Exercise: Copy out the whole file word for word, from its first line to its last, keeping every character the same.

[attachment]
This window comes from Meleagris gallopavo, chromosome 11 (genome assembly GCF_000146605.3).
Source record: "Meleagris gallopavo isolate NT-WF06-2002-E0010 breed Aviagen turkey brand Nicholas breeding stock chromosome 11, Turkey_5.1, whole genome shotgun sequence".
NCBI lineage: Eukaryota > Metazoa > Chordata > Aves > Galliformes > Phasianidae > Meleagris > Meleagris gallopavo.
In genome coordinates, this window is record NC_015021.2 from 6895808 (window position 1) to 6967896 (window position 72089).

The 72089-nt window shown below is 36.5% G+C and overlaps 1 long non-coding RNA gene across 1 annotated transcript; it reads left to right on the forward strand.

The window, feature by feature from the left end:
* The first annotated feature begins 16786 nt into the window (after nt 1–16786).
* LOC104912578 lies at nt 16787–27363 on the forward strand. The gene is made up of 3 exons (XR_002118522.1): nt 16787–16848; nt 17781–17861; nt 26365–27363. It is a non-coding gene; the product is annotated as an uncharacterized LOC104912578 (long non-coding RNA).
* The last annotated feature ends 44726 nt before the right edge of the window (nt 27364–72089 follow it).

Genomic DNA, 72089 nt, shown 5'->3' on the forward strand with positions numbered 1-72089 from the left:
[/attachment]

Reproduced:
This window comes from Meleagris gallopavo, chromosome 11 (genome assembly GCF_000146605.3).
Source record: "Meleagris gallopavo isolate NT-WF06-2002-E0010 breed Aviagen turkey brand Nicholas breeding stock chromosome 11, Turkey_5.1, whole genome shotgun sequence".
NCBI lineage: Eukaryota > Metazoa > Chordata > Aves > Galliformes > Phasianidae > Meleagris > Meleagris gallopavo.
In genome coordinates, this window is record NC_015021.2 from 6895808 (window position 1) to 6967896 (window position 72089).

The 72089-nt window shown below is 36.5% G+C and overlaps 1 long non-coding RNA gene across 1 annotated transcript; it reads left to right on the forward strand.

The window, feature by feature from the left end:
* The first annotated feature begins 16786 nt into the window (after nt 1–16786).
* LOC104912578 lies at nt 16787–27363 on the forward strand. The gene is made up of 3 exons (XR_002118522.1): nt 16787–16848; nt 17781–17861; nt 26365–27363. It is a non-coding gene; the product is annotated as an uncharacterized LOC104912578 (long non-coding RNA).
* The last annotated feature ends 44726 nt before the right edge of the window (nt 27364–72089 follow it).

Genomic DNA, 72089 nt, shown 5'->3' on the forward strand with positions numbered 1-72089 from the left: